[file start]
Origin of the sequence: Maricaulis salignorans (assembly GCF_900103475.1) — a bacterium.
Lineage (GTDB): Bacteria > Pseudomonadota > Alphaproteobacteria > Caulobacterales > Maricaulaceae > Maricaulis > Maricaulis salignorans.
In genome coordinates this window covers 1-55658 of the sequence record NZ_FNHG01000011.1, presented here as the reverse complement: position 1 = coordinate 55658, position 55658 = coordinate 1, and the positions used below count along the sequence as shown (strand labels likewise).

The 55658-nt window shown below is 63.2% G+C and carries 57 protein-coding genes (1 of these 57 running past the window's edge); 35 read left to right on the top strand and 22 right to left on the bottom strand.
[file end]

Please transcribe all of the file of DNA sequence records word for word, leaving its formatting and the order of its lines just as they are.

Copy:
Origin of the sequence: Maricaulis salignorans (assembly GCF_900103475.1) — a bacterium.
Lineage (GTDB): Bacteria > Pseudomonadota > Alphaproteobacteria > Caulobacterales > Maricaulaceae > Maricaulis > Maricaulis salignorans.
In genome coordinates this window covers 1-55658 of the sequence record NZ_FNHG01000011.1, presented here as the reverse complement: position 1 = coordinate 55658, position 55658 = coordinate 1, and the positions used below count along the sequence as shown (strand labels likewise).

The 55658-nt window shown below is 63.2% G+C and carries 57 protein-coding genes (1 of these 57 running past the window's edge); 35 read left to right on the top strand and 22 right to left on the bottom strand.